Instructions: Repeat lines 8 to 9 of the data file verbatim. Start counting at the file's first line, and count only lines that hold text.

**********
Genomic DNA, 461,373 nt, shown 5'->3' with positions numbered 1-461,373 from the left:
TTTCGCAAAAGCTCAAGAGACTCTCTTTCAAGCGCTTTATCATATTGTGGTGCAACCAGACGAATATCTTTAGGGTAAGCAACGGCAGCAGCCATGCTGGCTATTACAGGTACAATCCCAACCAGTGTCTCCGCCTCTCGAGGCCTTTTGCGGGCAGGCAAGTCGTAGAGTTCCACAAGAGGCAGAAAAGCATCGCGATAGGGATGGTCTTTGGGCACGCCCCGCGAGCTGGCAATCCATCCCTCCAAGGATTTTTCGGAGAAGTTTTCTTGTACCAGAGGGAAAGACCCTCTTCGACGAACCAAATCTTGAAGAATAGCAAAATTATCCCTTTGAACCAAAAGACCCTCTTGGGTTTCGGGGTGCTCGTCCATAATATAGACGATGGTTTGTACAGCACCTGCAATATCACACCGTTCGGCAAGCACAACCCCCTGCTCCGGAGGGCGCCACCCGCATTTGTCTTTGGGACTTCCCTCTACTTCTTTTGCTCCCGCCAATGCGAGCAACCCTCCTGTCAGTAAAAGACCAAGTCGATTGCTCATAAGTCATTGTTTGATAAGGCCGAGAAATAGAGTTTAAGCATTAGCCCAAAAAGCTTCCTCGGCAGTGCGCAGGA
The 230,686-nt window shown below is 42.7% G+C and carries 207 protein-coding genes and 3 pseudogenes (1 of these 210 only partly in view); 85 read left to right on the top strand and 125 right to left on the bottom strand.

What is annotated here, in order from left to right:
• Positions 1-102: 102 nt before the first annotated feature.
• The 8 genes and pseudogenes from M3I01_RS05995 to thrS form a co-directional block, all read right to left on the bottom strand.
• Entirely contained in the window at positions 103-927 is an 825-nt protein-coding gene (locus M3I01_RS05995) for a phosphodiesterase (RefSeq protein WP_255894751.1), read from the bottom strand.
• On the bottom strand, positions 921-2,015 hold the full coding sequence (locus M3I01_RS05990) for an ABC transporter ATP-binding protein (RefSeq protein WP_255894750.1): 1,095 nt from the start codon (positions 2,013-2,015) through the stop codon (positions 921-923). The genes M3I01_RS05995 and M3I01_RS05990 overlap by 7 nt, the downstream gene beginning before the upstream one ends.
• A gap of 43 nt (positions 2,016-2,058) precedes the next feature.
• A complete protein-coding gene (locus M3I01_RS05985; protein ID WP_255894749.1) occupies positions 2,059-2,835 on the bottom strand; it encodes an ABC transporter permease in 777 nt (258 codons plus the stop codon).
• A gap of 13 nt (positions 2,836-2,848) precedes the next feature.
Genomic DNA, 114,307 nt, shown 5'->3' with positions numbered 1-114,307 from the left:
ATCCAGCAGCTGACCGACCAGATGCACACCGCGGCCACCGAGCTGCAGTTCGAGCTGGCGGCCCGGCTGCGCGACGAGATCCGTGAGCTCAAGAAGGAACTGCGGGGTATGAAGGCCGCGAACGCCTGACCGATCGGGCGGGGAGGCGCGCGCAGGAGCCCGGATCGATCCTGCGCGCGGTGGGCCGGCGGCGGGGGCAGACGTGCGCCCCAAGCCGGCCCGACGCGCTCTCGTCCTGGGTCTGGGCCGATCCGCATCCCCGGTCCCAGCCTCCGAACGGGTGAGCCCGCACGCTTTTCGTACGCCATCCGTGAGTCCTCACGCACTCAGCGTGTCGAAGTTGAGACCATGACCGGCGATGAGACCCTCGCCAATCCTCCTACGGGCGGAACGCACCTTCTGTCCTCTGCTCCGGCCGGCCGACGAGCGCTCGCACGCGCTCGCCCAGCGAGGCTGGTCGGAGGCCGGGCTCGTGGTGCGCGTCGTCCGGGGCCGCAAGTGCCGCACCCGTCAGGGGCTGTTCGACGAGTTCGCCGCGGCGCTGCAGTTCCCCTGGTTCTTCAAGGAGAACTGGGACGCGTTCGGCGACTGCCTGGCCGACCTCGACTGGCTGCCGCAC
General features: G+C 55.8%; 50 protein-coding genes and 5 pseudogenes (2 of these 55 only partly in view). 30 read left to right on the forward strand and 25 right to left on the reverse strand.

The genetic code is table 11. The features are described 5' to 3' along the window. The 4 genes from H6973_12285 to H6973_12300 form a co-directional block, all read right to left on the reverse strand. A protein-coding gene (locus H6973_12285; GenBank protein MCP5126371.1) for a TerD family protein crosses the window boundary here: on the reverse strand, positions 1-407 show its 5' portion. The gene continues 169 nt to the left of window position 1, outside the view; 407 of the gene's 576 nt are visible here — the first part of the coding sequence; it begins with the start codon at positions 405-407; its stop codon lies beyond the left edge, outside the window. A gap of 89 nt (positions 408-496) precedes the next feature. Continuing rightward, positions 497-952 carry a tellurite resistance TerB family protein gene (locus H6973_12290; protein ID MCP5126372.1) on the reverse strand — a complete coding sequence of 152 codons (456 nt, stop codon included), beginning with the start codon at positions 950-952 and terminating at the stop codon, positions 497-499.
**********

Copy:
• On the bottom strand, positions 921-2,015 hold the full coding sequence (locus M3I01_RS05990) for an ABC transporter ATP-binding protein (RefSeq protein WP_255894750.1): 1,095 nt from the start codon (positions 2,013-2,015) through the stop codon (positions 921-923). The genes M3I01_RS05995 and M3I01_RS05990 overlap by 7 nt, the downstream gene beginning before the upstream one ends.
• A gap of 43 nt (positions 2,016-2,058) precedes the next feature.